The 2015 Joint Cooperation Plan of Action (JCPOA), or more commonly known as the Iran Nuclear Deal, ended in 2018 when the Trump administration withdrew the United States from it. President Biden talked about rejoining the deal when he was running for president. However, there is an argument to be made that Biden should not do it.
The JCPOA was the brainchild of President Obama with a goal of opening relations with Iran while simultaneously stopping the country from pursuing the development of nuclear weapons for 10 to 15 years. Iran would have to abide by certain rules and, in return, the US would unfreeze up to $150 billion of Iranian assets and gradually lift previously imposed sanctions on Iran.
There are several things that hindered the JCPOA from being a good deal. First, the unfreezing of Iranian assets added to the pocket of an authoritarian government that was funding terrorism and causing instability in the Middle East. Second, the deal could not completely stop the development of nuclear weapons since most of the regulations were set to expire after a few years. Yet, the biggest problem is that Iran was breaking parts of the deal, according to the United Nations (UN). In 2018, Israel’s prime minister even accused Iran of lying and secretly continuing its nuclear weapons program.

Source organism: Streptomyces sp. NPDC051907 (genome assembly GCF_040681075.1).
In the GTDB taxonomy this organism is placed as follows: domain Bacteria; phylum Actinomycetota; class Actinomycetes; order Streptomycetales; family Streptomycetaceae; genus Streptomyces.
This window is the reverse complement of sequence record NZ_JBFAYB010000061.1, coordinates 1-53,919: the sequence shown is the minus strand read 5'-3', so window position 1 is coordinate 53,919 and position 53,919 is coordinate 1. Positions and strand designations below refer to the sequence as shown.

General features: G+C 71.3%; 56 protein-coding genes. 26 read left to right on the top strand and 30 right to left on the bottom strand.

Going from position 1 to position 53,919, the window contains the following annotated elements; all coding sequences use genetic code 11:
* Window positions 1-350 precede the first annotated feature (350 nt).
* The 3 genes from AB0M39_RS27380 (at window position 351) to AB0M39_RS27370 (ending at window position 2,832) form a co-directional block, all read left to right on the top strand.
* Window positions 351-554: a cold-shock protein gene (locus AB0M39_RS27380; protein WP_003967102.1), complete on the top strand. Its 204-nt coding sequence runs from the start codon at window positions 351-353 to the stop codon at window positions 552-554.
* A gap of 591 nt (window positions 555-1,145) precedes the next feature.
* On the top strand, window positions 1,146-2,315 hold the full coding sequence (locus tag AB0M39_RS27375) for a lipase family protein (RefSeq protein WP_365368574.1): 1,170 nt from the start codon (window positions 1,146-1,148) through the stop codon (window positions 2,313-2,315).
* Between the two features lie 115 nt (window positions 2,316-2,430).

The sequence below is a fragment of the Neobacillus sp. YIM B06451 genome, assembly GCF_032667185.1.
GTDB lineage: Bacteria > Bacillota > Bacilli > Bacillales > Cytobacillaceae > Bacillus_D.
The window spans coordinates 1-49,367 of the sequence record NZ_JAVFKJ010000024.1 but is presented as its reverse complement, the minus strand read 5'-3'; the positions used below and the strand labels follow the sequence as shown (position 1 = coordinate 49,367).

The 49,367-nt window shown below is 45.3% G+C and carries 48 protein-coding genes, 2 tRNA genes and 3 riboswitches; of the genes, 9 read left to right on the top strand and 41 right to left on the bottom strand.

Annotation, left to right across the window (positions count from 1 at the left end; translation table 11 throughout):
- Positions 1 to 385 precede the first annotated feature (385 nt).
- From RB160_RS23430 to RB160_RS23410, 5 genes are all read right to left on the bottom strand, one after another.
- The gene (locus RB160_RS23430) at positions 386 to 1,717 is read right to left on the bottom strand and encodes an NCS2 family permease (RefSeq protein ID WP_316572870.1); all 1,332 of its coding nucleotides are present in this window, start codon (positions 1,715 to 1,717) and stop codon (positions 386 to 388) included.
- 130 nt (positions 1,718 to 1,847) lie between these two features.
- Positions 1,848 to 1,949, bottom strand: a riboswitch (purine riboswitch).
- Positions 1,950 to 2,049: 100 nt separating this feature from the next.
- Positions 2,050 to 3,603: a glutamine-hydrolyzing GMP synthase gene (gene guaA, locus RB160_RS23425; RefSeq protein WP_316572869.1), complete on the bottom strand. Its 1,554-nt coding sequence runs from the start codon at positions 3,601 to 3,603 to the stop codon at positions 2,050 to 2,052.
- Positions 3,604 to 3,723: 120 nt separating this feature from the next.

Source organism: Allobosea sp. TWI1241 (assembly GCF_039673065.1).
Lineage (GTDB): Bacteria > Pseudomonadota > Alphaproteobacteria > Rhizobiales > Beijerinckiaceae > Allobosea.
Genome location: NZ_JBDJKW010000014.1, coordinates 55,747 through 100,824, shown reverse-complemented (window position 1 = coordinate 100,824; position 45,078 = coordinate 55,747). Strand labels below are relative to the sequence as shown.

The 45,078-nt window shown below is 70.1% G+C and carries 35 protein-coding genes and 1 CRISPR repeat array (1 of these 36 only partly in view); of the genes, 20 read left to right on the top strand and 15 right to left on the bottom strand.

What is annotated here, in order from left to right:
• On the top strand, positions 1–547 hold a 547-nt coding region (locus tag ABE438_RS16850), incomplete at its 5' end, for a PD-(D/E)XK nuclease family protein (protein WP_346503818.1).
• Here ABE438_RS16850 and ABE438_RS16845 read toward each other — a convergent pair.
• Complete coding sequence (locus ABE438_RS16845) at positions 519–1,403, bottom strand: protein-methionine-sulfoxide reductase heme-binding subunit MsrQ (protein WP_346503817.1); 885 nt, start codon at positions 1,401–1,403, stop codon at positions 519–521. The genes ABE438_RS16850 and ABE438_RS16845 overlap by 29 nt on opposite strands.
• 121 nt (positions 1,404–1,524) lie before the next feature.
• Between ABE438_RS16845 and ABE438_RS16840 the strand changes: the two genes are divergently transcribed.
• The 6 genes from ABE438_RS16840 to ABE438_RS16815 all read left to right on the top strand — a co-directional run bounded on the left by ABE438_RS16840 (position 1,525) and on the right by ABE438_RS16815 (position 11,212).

Ever since the US withdrew from the Iran Nuclear Deal, things have gotten worse. Iran hates the US sanctions because it damages its economy. Economic stability is what keeps the authoritarian government in power. If there is economic instability, Iran understands that there would be more protests in the country. Iran’s plan is to keep acting out and to have the European Union convince the US to lift sanctions. At the moment, Biden has said he will not lift sanctions unless Iran stops developing nuclear weapons. On the other hand, Iran claims it will continue to act out until the US lifts sanctions. The result is a deadlock and a sign that diplomacy is not always an effective approach to a problem.
Iran wants to get back in the deal because it desperately wants to get rid of the US sanctions. As of now, Iran has even blocked UN officials from inspecting its nuclear programs and rejected direct diplomatic talks with the US. So, should the US rejoin the Iran Nuclear Deal? The answer is “no.” At the moment, rejoining the JCPOA will not stop Iran from developing nuclear weapons and will keep the authoritarian regime in power for a longer period of time.